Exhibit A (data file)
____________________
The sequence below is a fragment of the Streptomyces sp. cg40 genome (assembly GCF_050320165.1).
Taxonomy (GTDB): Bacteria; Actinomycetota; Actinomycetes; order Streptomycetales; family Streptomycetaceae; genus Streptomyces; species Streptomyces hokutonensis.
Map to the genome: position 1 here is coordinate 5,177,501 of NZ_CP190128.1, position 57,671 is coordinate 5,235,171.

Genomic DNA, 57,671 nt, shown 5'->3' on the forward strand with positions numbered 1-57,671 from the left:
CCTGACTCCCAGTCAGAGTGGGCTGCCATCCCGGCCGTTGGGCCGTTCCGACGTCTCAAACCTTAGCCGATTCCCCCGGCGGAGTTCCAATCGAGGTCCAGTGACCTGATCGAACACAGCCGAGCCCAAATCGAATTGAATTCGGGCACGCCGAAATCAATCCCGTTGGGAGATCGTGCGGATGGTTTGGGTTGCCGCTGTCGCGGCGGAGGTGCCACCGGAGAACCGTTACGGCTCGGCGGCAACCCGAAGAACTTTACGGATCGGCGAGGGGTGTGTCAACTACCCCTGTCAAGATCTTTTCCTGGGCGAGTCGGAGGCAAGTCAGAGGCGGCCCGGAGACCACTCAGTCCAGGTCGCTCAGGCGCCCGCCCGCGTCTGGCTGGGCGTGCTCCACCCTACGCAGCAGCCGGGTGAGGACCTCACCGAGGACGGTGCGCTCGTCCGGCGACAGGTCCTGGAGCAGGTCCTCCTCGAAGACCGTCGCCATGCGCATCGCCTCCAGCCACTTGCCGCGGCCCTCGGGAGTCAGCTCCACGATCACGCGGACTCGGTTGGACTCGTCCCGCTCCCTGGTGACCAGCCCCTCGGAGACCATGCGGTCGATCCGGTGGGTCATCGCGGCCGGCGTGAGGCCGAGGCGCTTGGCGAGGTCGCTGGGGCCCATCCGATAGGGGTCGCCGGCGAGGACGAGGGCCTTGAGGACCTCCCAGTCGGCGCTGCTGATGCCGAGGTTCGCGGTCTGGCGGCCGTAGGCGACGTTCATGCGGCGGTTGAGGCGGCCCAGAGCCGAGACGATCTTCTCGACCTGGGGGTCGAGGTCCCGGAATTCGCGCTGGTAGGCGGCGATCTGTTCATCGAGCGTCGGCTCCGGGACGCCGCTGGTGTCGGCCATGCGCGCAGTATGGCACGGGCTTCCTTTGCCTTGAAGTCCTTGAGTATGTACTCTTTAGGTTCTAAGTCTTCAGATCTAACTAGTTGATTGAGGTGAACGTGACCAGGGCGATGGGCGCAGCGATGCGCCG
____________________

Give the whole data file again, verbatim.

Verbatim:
The sequence below is a fragment of the Streptomyces sp. cg40 genome (assembly GCF_050320165.1).
Taxonomy (GTDB): Bacteria; Actinomycetota; Actinomycetes; order Streptomycetales; family Streptomycetaceae; genus Streptomyces; species Streptomyces hokutonensis.
Map to the genome: position 1 here is coordinate 5,177,501 of NZ_CP190128.1, position 57,671 is coordinate 5,235,171.

Genomic DNA, 57,671 nt, shown 5'->3' on the forward strand with positions numbered 1-57,671 from the left:
CCTGACTCCCAGTCAGAGTGGGCTGCCATCCCGGCCGTTGGGCCGTTCCGACGTCTCAAACCTTAGCCGATTCCCCCGGCGGAGTTCCAATCGAGGTCCAGTGACCTGATCGAACACAGCCGAGCCCAAATCGAATTGAATTCGGGCACGCCGAAATCAATCCCGTTGGGAGATCGTGCGGATGGTTTGGGTTGCCGCTGTCGCGGCGGAGGTGCCACCGGAGAACCGTTACGGCTCGGCGGCAACCCGAAGAACTTTACGGATCGGCGAGGGGTGTGTCAACTACCCCTGTCAAGATCTTTTCCTGGGCGAGTCGGAGGCAAGTCAGAGGCGGCCCGGAGACCACTCAGTCCAGGTCGCTCAGGCGCCCGCCCGCGTCTGGCTGGGCGTGCTCCACCCTACGCAGCAGCCGGGTGAGGACCTCACCGAGGACGGTGCGCTCGTCCGGCGACAGGTCCTGGAGCAGGTCCTCCTCGAAGACCGTCGCCATGCGCATCGCCTCCAGCCACTTGCCGCGGCCCTCGGGAGTCAGCTCCACGATCACGCGGACTCGGTTGGACTCGTCCCGCTCCCTGGTGACCAGCCCCTCGGAGACCATGCGGTCGATCCGGTGGGTCATCGCGGCCGGCGTGAGGCCGAGGCGCTTGGCGAGGTCGCTGGGGCCCATCCGATAGGGGTCGCCGGCGAGGACGAGGGCCTTGAGGACCTCCCAGTCGGCGCTGCTGATGCCGAGGTTCGCGGTCTGGCGGCCGTAGGCGACGTTCATGCGGCGGTTGAGGCGGCCCAGAGCCGAGACGATCTTCTCGACCTGGGGGTCGAGGTCCCGGAATTCGCGCTGGTAGGCGGCGATCTGTTCATCGAGCGTCGGCTCCGGGACGCCGCTGGTGTCGGCCATGCGCGCAGTATGGCACGGGCTTCCTTTGCCTTGAAGTCCTTGAGTATGTACTCTTTAGGTTCTAAGTCTTCAGATCTAACTAGTTGATTGAGGTGAACGTGACCAGGGCGATGGGCGCAGCGATGCGCCG